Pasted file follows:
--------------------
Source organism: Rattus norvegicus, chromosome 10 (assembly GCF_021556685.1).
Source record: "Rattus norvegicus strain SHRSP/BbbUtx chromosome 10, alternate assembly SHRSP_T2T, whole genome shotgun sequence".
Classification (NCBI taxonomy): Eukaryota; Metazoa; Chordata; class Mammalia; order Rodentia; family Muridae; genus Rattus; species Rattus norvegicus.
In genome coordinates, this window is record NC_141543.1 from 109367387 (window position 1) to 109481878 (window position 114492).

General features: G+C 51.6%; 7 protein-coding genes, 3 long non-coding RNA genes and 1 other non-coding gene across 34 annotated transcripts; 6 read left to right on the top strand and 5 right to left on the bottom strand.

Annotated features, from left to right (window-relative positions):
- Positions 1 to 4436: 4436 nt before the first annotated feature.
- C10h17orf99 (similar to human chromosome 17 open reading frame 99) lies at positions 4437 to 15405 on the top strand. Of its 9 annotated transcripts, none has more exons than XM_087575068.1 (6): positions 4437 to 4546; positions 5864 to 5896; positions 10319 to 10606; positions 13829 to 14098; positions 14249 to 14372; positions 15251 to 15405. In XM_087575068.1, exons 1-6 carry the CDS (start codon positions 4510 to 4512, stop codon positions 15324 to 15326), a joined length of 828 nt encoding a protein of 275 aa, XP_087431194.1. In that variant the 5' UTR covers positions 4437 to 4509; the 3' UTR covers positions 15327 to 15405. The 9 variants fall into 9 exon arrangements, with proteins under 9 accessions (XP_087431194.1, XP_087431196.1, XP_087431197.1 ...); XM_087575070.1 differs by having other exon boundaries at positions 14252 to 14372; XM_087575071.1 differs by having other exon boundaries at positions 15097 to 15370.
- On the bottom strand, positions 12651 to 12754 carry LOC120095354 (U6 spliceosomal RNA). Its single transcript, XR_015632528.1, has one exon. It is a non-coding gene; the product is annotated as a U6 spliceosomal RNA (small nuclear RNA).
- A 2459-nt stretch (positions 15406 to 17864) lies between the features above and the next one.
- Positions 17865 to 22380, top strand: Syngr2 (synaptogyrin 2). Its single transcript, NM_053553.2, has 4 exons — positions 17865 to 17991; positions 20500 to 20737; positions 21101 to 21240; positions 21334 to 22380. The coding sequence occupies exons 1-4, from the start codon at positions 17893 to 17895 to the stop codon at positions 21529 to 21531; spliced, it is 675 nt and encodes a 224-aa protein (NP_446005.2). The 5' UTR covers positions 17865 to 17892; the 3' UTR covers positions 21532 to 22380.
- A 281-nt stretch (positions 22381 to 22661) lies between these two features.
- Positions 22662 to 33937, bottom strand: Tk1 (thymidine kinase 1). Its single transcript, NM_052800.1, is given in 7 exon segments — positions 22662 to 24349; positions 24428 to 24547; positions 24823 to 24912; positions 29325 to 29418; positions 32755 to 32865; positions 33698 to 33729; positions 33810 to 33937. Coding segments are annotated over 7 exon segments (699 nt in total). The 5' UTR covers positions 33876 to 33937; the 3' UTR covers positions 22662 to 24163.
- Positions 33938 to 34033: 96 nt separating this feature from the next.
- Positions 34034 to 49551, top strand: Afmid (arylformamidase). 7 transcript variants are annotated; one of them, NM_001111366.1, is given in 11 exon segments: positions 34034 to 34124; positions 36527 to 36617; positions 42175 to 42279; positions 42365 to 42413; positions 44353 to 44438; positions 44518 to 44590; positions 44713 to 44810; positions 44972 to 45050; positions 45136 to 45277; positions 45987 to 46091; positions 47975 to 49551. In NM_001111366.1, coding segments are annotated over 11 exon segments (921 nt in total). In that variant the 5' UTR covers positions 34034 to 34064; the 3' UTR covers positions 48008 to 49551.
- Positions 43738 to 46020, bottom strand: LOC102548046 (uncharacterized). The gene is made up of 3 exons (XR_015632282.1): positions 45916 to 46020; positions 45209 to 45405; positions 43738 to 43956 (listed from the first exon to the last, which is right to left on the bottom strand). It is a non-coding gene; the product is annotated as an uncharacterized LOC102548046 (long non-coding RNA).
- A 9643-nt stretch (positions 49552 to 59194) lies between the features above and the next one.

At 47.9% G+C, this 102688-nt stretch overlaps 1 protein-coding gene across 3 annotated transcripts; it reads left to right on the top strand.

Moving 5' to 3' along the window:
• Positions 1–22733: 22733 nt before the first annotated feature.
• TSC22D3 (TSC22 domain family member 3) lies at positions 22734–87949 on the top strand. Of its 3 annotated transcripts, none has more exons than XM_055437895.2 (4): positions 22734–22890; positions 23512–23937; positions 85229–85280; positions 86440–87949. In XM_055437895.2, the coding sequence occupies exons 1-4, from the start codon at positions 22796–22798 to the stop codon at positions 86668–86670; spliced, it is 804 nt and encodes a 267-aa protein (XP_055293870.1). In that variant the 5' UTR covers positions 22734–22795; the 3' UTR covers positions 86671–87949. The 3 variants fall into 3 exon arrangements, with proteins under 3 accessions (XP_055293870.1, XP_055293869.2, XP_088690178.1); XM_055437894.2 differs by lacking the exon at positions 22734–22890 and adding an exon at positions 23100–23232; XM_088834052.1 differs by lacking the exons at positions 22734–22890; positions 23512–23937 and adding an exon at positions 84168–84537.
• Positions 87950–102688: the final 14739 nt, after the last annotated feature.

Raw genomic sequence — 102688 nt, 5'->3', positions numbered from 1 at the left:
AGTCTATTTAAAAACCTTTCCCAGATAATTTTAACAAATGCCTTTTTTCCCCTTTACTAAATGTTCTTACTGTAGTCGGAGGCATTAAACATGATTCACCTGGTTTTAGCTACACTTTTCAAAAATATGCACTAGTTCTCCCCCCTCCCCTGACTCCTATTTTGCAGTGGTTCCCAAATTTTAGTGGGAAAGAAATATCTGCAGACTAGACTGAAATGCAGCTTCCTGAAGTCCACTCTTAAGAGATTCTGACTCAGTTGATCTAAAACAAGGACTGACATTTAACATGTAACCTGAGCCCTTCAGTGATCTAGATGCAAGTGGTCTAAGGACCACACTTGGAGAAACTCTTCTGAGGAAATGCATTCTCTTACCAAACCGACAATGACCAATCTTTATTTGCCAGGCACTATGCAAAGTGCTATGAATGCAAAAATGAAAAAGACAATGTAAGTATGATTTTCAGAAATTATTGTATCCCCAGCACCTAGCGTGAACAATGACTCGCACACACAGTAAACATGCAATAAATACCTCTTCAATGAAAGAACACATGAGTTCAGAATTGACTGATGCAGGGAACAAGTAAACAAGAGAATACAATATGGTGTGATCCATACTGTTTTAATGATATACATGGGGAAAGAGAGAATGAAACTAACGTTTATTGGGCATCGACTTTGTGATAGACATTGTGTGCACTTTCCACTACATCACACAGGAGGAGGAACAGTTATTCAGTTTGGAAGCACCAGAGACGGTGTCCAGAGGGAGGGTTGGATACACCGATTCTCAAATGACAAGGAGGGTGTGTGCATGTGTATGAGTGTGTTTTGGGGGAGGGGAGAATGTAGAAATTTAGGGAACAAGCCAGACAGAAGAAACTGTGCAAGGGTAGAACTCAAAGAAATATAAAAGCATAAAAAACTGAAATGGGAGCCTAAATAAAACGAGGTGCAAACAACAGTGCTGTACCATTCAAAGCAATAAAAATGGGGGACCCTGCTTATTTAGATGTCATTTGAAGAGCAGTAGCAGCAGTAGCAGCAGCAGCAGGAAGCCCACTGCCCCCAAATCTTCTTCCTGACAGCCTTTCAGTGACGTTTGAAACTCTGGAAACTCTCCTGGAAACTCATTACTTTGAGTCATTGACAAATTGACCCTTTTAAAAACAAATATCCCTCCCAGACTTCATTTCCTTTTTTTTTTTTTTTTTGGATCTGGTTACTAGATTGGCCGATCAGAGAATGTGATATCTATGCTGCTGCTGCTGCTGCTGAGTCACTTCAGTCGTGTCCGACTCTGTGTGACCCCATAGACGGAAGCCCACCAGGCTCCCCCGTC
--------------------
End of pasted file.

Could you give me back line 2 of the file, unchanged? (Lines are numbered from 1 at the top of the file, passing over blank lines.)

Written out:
Source record: "Rattus norvegicus strain SHRSP/BbbUtx chromosome 10, alternate assembly SHRSP_T2T, whole genome shotgun sequence".